Column: Getting a grip on things by using the correct grips in tennis
There are four basic grips players use in the game of tennis: Eastern - Continental - Semi-Western and Western. And each one of those grips you'll want to become acquainted with over a lifetime of playing the game for various reasons, just like a piano or guitar player must make accommodations to play their instrument of choice with different hand positions.
During a point, you might begin serving with a continental grip and as you hit your first groundstroke switch to an eastern grip for a flat drive; next shot a semi-western for more top-spin and for the next hit a full western to generate even more top. As you take the net some players go to a continental so they're ready for a forehand or backhand without having to change grips - while others use an eastern forehand and backhand for their volleys which gives them a very flat racquet face to deflect the ball with. Overhead smashes are switched to continental grips in general and if you happened to have a two-handed backhand normally your dominate hand goes to one grip or another due to the shot coming your way as well as the type of surface you're playing on which creates different types of bounces and speeds to contend with.
Sound complicated? For a while it is, but before long you come to terms that the way you hold onto your racquet effects the way the ball comes off your racquet, the direction, lift, spin and pace. With the wrong grip not only will you lose control of the ball in most cases, but you could injury your hand, wrist and/or elbow.
Nick Bollettieri said that when he started teaching tennis he soon realized that each person's style and grip would be his brand and that there are all sorts of factors that come into play when selecting grips.
To find the Eastern Forehand grip: Slide your hand down from the racquet-face to the grip and shake hands with the racquet. The V of skin between your thumb and first finger will be directly in the middle of the grip and the racquet face will be straight up and down - flat to the back of the ball coming your way. The palm of your hand will be behind the bulk of the racquet facing the ball coming your way.
The Eastern Backhand grip is found by rotating your hand a quarter-inch back, bracing your thumb behind the flat part of the grip and now your knuckles will be facing the ball coming your way. There will be no contortion or bend in your wrist after you change to a one-handed backhand Eastern grip and the hit will be easy to control.
The Continental grip is between the Eastern forehand and Eastern backhand grip and used for serving, overheads and can be used for volleys.
From the Eastern Forehand grip, the Semi-Western grip is turned (for a right-hander) a little under the grip to the right and a Full-Western grip is with the palm of the hand rotated under the grip ... both are used for more and more top-spin.
Two-handed backhands in most cases have the dominate hand closer to the racquet head with the lower hand in a position to stabilize the racquet. The grips for the dominant hand are the same as above. Now and again when a shot is hit beyond what a two-handed player can reach the grip has to be quickly changed to stretch and change to a one-hander.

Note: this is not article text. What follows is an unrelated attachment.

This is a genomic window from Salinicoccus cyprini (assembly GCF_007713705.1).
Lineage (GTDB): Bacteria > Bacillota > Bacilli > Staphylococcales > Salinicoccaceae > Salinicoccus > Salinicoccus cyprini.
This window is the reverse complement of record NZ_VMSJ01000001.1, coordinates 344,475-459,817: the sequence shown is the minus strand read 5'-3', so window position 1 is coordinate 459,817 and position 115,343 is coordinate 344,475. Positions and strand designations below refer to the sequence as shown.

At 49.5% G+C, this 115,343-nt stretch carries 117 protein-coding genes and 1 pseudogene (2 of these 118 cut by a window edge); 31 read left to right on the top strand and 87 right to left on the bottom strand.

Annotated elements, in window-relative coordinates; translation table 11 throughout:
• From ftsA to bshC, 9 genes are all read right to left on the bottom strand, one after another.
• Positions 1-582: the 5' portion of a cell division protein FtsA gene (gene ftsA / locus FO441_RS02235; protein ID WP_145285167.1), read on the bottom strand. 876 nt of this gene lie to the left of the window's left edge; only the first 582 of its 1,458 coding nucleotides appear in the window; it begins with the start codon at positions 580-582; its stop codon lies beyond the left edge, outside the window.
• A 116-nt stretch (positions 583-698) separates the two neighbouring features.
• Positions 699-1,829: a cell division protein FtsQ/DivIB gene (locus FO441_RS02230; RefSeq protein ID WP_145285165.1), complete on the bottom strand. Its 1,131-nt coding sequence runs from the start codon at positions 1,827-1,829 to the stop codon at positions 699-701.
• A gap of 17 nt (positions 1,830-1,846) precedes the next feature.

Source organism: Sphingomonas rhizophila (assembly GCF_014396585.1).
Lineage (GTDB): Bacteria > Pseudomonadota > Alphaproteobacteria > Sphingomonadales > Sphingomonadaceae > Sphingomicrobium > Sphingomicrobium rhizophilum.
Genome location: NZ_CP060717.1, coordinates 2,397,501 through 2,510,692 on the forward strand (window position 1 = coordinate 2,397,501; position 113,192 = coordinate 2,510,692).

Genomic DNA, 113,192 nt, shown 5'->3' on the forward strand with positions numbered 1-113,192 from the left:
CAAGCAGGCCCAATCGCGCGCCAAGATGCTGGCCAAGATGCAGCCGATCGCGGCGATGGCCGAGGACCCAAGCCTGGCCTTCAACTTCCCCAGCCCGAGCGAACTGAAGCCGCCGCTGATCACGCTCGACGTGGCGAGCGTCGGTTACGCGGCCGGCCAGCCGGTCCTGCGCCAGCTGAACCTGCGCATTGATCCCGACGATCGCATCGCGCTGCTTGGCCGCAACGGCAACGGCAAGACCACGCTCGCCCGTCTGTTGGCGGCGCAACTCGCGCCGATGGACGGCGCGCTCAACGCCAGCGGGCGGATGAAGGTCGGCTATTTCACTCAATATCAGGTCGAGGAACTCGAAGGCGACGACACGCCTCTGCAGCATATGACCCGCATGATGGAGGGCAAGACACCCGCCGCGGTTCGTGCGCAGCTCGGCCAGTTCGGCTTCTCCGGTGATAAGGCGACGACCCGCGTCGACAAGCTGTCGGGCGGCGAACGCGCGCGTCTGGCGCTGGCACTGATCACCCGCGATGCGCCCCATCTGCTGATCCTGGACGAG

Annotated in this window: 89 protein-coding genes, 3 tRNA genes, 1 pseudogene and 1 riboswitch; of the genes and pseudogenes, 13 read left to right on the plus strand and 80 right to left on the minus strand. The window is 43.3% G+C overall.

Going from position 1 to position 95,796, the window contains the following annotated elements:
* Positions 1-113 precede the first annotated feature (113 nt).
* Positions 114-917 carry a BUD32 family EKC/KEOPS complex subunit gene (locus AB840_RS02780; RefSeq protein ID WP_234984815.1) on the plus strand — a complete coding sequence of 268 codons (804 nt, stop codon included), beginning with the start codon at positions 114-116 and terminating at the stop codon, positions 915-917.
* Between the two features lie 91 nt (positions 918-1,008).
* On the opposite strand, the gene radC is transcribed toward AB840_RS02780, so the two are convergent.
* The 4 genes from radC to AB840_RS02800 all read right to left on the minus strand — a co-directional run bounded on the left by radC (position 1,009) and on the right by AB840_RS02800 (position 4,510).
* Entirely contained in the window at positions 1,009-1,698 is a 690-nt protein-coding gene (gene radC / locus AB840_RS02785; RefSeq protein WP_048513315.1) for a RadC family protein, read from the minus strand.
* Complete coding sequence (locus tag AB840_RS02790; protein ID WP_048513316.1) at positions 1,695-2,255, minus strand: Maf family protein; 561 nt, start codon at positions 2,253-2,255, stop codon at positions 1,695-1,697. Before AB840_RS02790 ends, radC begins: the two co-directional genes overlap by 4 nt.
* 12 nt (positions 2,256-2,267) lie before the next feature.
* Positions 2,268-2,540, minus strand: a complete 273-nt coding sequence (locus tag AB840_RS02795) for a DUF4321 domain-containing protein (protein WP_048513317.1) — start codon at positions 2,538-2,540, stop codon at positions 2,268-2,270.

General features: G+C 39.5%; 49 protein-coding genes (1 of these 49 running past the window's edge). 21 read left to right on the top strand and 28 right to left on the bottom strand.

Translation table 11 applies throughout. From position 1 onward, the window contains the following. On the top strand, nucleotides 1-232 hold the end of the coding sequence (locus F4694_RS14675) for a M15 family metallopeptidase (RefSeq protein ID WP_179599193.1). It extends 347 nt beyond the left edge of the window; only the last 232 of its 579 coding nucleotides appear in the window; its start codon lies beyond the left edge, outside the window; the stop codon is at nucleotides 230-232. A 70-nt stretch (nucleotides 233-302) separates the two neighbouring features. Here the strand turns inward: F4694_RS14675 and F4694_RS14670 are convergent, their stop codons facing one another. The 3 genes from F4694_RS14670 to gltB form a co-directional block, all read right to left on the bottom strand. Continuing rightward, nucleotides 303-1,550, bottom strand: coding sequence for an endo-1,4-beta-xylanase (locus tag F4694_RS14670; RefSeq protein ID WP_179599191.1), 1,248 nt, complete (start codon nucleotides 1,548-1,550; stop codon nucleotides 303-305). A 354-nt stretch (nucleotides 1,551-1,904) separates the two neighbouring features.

There has been much debate over the last 25 years about what grip should be used when at the net volleying. Many coaches say it should be the continental due to how quick the ball is upon you while in closer proximity to your opponents and a shorter time frame.
Vic Braden had this to say, "I prefer to have pros and beginners alike use their regular Eastern forehand or Eastern backhand grip when they volley. Despite what you may have been told (no time to change grips at the net) our experiments show there is sufficient time to switch grips if you will simply practice switching grips as you take your first step. Also, the rate of speed of the ball hit by many professionals is a rate you're not apt to confront for several years."
For both forehands and backhands it's much easier to keep a flat racquet-face with Eastern grips, less strain on the wrist and more pin-pointed accuracy.
He continued, "The Continental brings the palm of the hand an eight turn higher on the racquet handle, which requires you to change the wrist position as you hit in order to effect a vertical racquet head at impact ... which is destructive to consistent play for 95 percent of the people who use the grip. Jack Kramer was even more adamant. He felt the Continental grip has done more to destroy good groundstrokes than any other single factor."
The grip you use lets you help accomplish many different types of strategy with working the face of the racquet. An open racquet face will allow you to hit a lob, while a flat face will let you drive the ball, brush up and create top-spin and a slightly downward tilted face or more will allow you to impart a fast brush that really has a harsh top-spin ... much like Rafa Nadal hits and former top player Bjorn Borg.
Flat drives, top-spin, back-spin and side-spin, slice, American twist, etc., are types of rotation of the ball for all the strokes that the player needs in knowledge about grips and motion they use to help or hurt the process of what will truly take place.
Bobby Riggs wrapped up the thought on grips in a manner I like, "There is no question but that you can learn to play a fairly good game of tennis even though you use unorthodox grips. But it stands to reason that if you can play reasonably well with poor grips, you will be able to play much better with correct ones."
Chris Howard is a local USPTA tennis professional with over 40 years in the racquet and fitness industry. He can be reached at 928-642-6775 or firstname.lastname@example.org.